Carol and Greg were very excited. They had bought their first house and were ready to move in. They had struggled for many years, but now they were finally ready to settle down and start their new life together. Everything was going really well, until they found the note.
Stuck to the fridge with a magnetic calendar from their realtor was a note. Stuck to the note was a post-it from said realtor which read:
“The previous owners wanted me to leave this for you. Maybe you can figure out what it means.”
The note itself read:
“Dear new owners,
Welcome to your new home. We hope you will be as happy here as we were. Before you get too comfortable, though, we have one very important thing to tell you:
Don’t move the washing machine.
Ever. For any reason. Do not move it at all. If it breaks, buy a new one, but find someplace else to put it because you must not ever move the washing machine from its current location. Seriously. I know this sounds insane but, trust me, I’m being totally serious.
Carol and Greg took turns reading the note and trying to figure out what Chris was on about. The laundry room was really a sort of atrium between the kitchen and the garage. On one side was a cabinet for storing cleaning supplies, and on the other was the washer and dryer. Both of which looked perfectly normal. Not exactly state of the art, but not ancient either. And, when they did their first load of laundry, they worked fine. Neither of them understood why the previous owner had been so adamant about not moving the washing machine, but they also saw no reason why they would need to move it. So, they threw away the note and promptly forgot all about it.
Two years passed before the washing machine started giving them trouble. No matter how evenly they tried to balance the load, it rocked back and forth. The clothes came out with undissolved patches of soap powder on them. And, finally, Carol went down to move the laundry and stepped in a puddle of water in her stocking feet. It was leaking.
Greg, completely forgetting the warning from the previous owner, mopped up the water with some old towels, then prepared to move the washer so that he could find the source of the leak. There wasn’t much room in the small atrium to maneuver the large, cumbersome machine,, but soon he had pulled one side away from the wall far enough that he could get in and try to fix it…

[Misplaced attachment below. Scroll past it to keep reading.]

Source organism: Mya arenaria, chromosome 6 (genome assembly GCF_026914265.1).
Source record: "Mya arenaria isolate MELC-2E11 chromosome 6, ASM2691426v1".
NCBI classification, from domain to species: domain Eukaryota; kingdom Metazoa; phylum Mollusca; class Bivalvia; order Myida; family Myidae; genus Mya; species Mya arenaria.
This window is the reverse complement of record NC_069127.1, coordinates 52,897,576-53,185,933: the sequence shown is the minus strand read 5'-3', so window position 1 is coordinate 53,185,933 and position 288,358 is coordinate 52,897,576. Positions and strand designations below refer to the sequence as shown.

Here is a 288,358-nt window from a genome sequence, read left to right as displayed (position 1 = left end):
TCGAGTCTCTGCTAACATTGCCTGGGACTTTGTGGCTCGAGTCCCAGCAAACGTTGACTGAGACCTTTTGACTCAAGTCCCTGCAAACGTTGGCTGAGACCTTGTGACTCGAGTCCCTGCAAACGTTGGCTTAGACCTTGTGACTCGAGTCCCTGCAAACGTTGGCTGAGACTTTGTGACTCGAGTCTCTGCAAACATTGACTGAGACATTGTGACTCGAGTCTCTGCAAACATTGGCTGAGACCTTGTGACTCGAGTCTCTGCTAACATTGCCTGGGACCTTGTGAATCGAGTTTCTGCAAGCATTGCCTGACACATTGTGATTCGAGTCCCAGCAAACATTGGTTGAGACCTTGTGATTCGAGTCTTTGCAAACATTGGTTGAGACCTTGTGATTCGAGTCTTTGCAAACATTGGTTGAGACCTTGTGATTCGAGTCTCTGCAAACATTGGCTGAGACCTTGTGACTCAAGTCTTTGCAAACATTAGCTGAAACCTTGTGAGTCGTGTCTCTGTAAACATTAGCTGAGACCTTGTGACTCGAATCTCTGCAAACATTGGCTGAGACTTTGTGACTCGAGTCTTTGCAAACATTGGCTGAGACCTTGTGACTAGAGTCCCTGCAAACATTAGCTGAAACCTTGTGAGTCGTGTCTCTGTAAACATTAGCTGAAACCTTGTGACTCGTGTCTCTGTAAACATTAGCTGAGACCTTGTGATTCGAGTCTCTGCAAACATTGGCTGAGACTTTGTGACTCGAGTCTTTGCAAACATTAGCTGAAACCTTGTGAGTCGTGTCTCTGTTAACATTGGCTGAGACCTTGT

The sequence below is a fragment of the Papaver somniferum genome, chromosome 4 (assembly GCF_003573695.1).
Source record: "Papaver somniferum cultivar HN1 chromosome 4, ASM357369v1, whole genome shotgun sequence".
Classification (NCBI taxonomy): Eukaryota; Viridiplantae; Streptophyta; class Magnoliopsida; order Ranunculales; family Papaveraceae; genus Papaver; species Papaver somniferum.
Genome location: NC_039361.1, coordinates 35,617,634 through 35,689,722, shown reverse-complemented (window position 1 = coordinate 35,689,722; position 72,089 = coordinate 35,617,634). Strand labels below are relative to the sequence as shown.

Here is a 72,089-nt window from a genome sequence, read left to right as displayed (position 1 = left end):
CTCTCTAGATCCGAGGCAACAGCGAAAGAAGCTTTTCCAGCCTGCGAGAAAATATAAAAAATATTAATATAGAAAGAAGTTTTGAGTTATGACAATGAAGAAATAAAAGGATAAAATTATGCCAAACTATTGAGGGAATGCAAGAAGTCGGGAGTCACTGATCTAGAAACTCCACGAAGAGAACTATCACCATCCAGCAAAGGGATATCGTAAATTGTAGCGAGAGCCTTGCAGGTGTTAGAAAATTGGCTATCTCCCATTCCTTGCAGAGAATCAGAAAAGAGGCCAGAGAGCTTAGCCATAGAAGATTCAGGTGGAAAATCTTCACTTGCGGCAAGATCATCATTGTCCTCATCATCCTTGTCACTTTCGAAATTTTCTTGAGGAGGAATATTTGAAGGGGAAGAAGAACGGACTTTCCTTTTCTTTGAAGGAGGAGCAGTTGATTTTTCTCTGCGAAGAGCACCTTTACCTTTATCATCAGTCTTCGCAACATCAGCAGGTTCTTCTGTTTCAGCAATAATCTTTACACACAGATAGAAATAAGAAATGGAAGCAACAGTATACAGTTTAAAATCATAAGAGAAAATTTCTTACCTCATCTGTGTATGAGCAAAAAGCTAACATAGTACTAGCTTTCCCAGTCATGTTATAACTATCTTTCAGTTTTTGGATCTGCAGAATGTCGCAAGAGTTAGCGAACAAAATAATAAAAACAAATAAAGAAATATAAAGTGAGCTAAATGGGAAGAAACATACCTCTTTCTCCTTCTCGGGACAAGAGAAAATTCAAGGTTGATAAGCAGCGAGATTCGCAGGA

Which is when the pig jumped out at him.
At first he didn’t realize that it was a pig. All he saw was a bluish blur jumping past his face and scrabbling frantically on the kitchen linoleum. He heard his wife scream and he ran into the kitchen, which is when he realized what it was. A blue pig, more or less, but with two long tails instead of a small, curly one and horns coming out of its head. It was squealing and running all over the downstairs, knocking things over and making a terrible mess as it did so.
Once they had regained their senses (more or less) Carol and Greg tried to catch the pig, but it was much too fast for them. Finally, after chasing it into a corner, they were able to trap it under a laundry basket, which Greg sat on to keep it from escaping.
“Oh, good, you caught her.”
Carol and Greg looked up to find a stranger in their home. He might have passed for a normal farmer, had he not had skin almost as blue as the pig’s.
“Mayzie,” he seemed to say to the pig, “you should be ashamed of yourself. Barging into these nice people’s home and making such a mess. Honestly,” he added to Carol and Greg, “I hope she didn’t give you too much trouble. Well, I’ll take her home now.”
Greg got up and the blue farmer picked up the now docile pig (evidently called “Mayzie”) in his arms. He then walked toward the laundry room, Carol and Greg following him closely.
“Well, so long,” he said with a smile and he climbed behind the washing machine. But when Greg looked behind the machine a moment later, there was no sign of him. No sign of anything except the bare wall and the wires and hoses connected to the washing machine.
Greg fixed the washing machine more quickly than any human being has ever fixed a washing machine before, pushed it back into place then, as an added precaution, bolted it to the wall so that it could never be moved again.
Neither Carol nor Greg ever spoke of this incident again for as long as they lived.